He later accepted the rank of Lieutenant. He died Mount Lehman, British Columbia in 1967 and is buried at the Masonic Cemetery, Burnaby. Plot 49. Section C. Grave 2. To this day he is thought of in Kilkeel, Ireland, and his personal sword is on the wall of Kilkeel British Legion club.
LOL No. 720, St. Catharines, Ontario
Graham Thomson Lyall was born in Manchester, England, on 8 March 1892, the son of the Reverend Robert Henry Lyall and Agnes Lisette Wells of Darwen, Lancashire. He was educated at Nelson Municipal Secondary School. On graduation from Secondary School, he studied mechanical engineering before emigrating to Canada in 1912. He first settled in Welland, Ontario, and then moved to Chippawa, when he took employment with the Canadian Niagara Power Company in Niagara Falls.
Three days after the outbreak of The Great War, Lyall joined the 19th "Lincoln" Regiment in St Catharines, Ontario. He was placed on Active Duty and posted to the Welland Canal Field Force which provided guards along the canal, at hydro electric facilities in the Niagara Peninsula, and at the international bridges to the United States.
Lyall served in the 19th Regiment until September 1915 when he was accepted by the 81st Battalion, Canadian Expeditionary Force. That battalion recruited heavily in the Niagara area, although its headquarters were at the Exhibition Grounds in Toronto. He sailed for England with the battalion on 16 May 1916.
The 81st Battalion was broken up in England and its men sent as reinforcements to battalions already in France. The 4th Canadian Mounted Rifles had suffered 89% casualties at Sanctuary Wood, Belgium, on 2 June 1916, and the next day only 76 out of 702 men answered roll. By the end of the month 350 men, Lyall amongst them, joined 4 CMR (Toronto) as reinforcements. Lyall wrote in 1919 that he had transferred to 4 CMR as a Private, but the regimental history gives his rank on TOS as Corporal.
Lyall served with the battalion with distinction during the Battle of the Somme in September of 1916 and during the Battle of Arras, 1917. The capture of Vimy Ridge took place during this last battle, and Lyall received a battlefield commission for his conduct during the operation. He was sent to Officers' Training School at Bexhill-on-Sea, England.
On graduation, Lieutenant Lyall was posted to the 102nd (North British Columbia) Battalion, C.E.F., which had been in France for some time. The battalion was part of the 11th Canadian Infantry Brigade and took part in the Ypres campaign in 1917 and the Battle of Amiens, 1918. In September of 1918, the Canadian Corps was tasked to breach the Hindenburg Line on the Canal du Nord in a drive to capture Cambrai.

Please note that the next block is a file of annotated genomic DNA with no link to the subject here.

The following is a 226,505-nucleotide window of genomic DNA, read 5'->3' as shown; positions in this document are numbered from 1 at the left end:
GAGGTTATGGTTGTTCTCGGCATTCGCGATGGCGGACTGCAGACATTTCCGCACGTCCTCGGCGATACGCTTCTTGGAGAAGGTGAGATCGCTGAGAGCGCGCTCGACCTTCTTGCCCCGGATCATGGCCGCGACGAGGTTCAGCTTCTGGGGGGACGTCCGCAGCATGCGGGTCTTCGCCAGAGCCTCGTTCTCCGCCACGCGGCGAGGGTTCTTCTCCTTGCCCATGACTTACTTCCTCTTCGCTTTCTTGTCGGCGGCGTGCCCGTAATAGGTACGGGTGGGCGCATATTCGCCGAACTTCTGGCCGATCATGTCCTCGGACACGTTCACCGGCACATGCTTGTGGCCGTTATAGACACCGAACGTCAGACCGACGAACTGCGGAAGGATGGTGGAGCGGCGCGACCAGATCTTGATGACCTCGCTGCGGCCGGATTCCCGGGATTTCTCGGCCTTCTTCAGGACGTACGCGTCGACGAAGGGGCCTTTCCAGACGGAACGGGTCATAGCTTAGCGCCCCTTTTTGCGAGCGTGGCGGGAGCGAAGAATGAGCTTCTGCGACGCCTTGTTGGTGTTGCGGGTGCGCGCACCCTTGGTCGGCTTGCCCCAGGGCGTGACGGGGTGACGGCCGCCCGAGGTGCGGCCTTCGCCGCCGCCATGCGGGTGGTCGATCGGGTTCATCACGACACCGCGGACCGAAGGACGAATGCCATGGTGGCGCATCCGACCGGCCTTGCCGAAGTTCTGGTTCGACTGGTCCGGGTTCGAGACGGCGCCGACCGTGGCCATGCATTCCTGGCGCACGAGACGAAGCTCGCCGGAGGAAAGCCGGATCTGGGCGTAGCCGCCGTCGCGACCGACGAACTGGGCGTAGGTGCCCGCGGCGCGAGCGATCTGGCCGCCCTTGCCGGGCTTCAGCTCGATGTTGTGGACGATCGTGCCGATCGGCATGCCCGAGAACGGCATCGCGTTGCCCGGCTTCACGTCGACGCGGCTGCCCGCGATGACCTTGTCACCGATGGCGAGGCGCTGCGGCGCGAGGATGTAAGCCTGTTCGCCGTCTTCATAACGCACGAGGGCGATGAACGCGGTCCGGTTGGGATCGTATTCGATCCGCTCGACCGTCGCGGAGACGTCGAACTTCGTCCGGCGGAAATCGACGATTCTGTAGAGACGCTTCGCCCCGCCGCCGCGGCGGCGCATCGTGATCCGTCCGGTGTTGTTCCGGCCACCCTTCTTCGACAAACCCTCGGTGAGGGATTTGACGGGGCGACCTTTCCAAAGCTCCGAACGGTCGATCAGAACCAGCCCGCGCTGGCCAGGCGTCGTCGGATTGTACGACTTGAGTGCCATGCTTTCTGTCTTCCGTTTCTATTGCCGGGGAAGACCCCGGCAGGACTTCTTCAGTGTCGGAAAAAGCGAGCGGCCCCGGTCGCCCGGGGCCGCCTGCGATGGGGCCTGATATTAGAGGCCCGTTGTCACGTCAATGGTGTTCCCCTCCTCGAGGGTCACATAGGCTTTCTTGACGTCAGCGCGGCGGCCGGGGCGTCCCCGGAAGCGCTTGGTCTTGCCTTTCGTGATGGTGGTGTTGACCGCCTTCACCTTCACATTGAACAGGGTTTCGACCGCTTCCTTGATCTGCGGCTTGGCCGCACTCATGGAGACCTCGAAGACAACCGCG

The 102nd would pass through units of the 10th Brigade after they had secured the crossing of the canal and capture the southern flank of Bourlon Wood. It was during this operation that Lyall won the Victoria Cross. His citation reads:
14 December 1918
The King has been pleased to approve the award of the Victoria Cross to the following Officers, Warrant Officers, Non-Commissioned Officers and Men:-
Lieutenant Graham Thomson Lyall
For Most conspicuous and skilful leading during the operations north of Cambrai.
On September 27th, 1918, whilst leading his platoon against Bourlon Wood, he rendered invaluable support to the leading company, which was held up by a strong point, which he captured by a flanking movement, together with thirteen prisoners and one field gun and four machine-guns. Later, his platoon, now much weakened by casualties, was held up by machine-guns at the southern end of Bourlon Wood. Collecting any men available, he led them towards the strong point, and, springing forward alone rushed the position single-handed killed the officer in charge, subsequently capturing at this point forty-five prisoners and five machine-guns. Having made good his final objective, with a further capture of forty-seven prisoners, he consolidated his position and thus protected the remainder of the company.